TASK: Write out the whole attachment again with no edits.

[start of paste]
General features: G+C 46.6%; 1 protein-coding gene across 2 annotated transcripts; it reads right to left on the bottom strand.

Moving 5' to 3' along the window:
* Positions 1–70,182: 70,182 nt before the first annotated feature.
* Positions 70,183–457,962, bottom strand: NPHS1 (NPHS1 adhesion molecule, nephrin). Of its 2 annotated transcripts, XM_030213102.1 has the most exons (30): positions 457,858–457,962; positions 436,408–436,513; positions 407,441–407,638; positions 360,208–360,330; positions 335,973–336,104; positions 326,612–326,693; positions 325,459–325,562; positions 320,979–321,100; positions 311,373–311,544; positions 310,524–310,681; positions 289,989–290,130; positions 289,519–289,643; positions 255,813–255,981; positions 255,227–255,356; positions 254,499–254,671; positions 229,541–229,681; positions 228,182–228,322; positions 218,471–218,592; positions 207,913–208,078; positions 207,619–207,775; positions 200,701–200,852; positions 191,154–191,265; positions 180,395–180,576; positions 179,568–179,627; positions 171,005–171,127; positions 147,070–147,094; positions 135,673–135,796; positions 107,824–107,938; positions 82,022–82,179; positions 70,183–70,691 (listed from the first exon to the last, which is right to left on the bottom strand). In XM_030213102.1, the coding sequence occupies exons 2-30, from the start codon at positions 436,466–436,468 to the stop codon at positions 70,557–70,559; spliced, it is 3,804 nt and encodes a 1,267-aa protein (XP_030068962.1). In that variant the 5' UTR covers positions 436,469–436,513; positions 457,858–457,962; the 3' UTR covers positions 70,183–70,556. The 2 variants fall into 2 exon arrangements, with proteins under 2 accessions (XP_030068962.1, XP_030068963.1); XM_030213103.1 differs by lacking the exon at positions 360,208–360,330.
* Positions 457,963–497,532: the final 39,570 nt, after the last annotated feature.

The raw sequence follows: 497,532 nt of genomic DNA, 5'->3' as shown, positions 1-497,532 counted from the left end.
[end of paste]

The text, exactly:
General features: G+C 46.6%; 1 protein-coding gene across 2 annotated transcripts; it reads right to left on the bottom strand.

Moving 5' to 3' along the window:
* Positions 1–70,182: 70,182 nt before the first annotated feature.
* Positions 70,183–457,962, bottom strand: NPHS1 (NPHS1 adhesion molecule, nephrin). Of its 2 annotated transcripts, XM_030213102.1 has the most exons (30): positions 457,858–457,962; positions 436,408–436,513; positions 407,441–407,638; positions 360,208–360,330; positions 335,973–336,104; positions 326,612–326,693; positions 325,459–325,562; positions 320,979–321,100; positions 311,373–311,544; positions 310,524–310,681; positions 289,989–290,130; positions 289,519–289,643; positions 255,813–255,981; positions 255,227–255,356; positions 254,499–254,671; positions 229,541–229,681; positions 228,182–228,322; positions 218,471–218,592; positions 207,913–208,078; positions 207,619–207,775; positions 200,701–200,852; positions 191,154–191,265; positions 180,395–180,576; positions 179,568–179,627; positions 171,005–171,127; positions 147,070–147,094; positions 135,673–135,796; positions 107,824–107,938; positions 82,022–82,179; positions 70,183–70,691 (listed from the first exon to the last, which is right to left on the bottom strand). In XM_030213102.1, the coding sequence occupies exons 2-30, from the start codon at positions 436,466–436,468 to the stop codon at positions 70,557–70,559; spliced, it is 3,804 nt and encodes a 1,267-aa protein (XP_030068962.1). In that variant the 5' UTR covers positions 436,469–436,513; positions 457,858–457,962; the 3' UTR covers positions 70,183–70,556. The 2 variants fall into 2 exon arrangements, with proteins under 2 accessions (XP_030068962.1, XP_030068963.1); XM_030213103.1 differs by lacking the exon at positions 360,208–360,330.
* Positions 457,963–497,532: the final 39,570 nt, after the last annotated feature.

The raw sequence follows: 497,532 nt of genomic DNA, 5'->3' as shown, positions 1-497,532 counted from the left end.